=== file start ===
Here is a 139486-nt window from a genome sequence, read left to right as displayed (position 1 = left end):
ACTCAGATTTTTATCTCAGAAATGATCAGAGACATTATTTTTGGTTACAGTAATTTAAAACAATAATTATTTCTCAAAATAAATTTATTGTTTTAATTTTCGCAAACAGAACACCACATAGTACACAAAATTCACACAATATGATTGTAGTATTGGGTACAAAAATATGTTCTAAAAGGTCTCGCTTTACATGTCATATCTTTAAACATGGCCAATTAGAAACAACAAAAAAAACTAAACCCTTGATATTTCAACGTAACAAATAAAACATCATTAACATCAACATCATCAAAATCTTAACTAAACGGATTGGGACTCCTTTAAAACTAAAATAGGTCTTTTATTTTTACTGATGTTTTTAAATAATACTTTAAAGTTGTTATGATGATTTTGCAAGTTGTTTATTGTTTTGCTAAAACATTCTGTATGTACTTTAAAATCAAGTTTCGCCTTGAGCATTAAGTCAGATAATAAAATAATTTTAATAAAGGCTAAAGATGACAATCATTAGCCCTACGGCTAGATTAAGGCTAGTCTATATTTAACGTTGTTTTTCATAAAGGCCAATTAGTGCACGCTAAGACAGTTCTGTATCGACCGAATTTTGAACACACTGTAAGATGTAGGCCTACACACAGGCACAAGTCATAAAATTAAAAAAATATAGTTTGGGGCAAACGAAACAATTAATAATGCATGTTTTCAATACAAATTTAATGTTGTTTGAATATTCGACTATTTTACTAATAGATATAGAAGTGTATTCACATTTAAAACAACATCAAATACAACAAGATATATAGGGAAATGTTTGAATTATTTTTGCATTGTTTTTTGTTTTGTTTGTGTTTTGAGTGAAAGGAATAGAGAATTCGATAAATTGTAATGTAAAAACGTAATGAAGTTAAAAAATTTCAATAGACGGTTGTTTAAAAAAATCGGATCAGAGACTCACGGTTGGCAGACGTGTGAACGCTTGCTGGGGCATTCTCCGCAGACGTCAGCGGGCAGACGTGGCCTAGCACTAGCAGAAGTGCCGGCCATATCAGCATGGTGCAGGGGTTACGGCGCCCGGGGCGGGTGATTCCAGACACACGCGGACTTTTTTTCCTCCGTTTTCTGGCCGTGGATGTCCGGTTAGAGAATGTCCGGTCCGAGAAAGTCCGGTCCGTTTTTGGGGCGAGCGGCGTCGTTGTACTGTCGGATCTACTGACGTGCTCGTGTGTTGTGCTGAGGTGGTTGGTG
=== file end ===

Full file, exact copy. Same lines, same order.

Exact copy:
Here is a 139486-nt window from a genome sequence, read left to right as displayed (position 1 = left end):
ACTCAGATTTTTATCTCAGAAATGATCAGAGACATTATTTTTGGTTACAGTAATTTAAAACAATAATTATTTCTCAAAATAAATTTATTGTTTTAATTTTCGCAAACAGAACACCACATAGTACACAAAATTCACACAATATGATTGTAGTATTGGGTACAAAAATATGTTCTAAAAGGTCTCGCTTTACATGTCATATCTTTAAACATGGCCAATTAGAAACAACAAAAAAAACTAAACCCTTGATATTTCAACGTAACAAATAAAACATCATTAACATCAACATCATCAAAATCTTAACTAAACGGATTGGGACTCCTTTAAAACTAAAATAGGTCTTTTATTTTTACTGATGTTTTTAAATAATACTTTAAAGTTGTTATGATGATTTTGCAAGTTGTTTATTGTTTTGCTAAAACATTCTGTATGTACTTTAAAATCAAGTTTCGCCTTGAGCATTAAGTCAGATAATAAAATAATTTTAATAAAGGCTAAAGATGACAATCATTAGCCCTACGGCTAGATTAAGGCTAGTCTATATTTAACGTTGTTTTTCATAAAGGCCAATTAGTGCACGCTAAGACAGTTCTGTATCGACCGAATTTTGAACACACTGTAAGATGTAGGCCTACACACAGGCACAAGTCATAAAATTAAAAAAATATAGTTTGGGGCAAACGAAACAATTAATAATGCATGTTTTCAATACAAATTTAATGTTGTTTGAATATTCGACTATTTTACTAATAGATATAGAAGTGTATTCACATTTAAAACAACATCAAATACAACAAGATATATAGGGAAATGTTTGAATTATTTTTGCATTGTTTTTTGTTTTGTTTGTGTTTTGAGTGAAAGGAATAGAGAATTCGATAAATTGTAATGTAAAAACGTAATGAAGTTAAAAAATTTCAATAGACGGTTGTTTAAAAAAATCGGATCAGAGACTCACGGTTGGCAGACGTGTGAACGCTTGCTGGGGCATTCTCCGCAGACGTCAGCGGGCAGACGTGGCCTAGCACTAGCAGAAGTGCCGGCCATATCAGCATGGTGCAGGGGTTACGGCGCCCGGGGCGGGTGATTCCAGACACACGCGGACTTTTTTTCCTCCGTTTTCTGGCCGTGGATGTCCGGTTAGAGAATGTCCGGTCCGAGAAAGTCCGGTCCGTTTTTGGGGCGAGCGGCGTCGTTGTACTGTCGGATCTACTGACGTGCTCGTGTGTTGTGCTGAGGTGGTTGGTG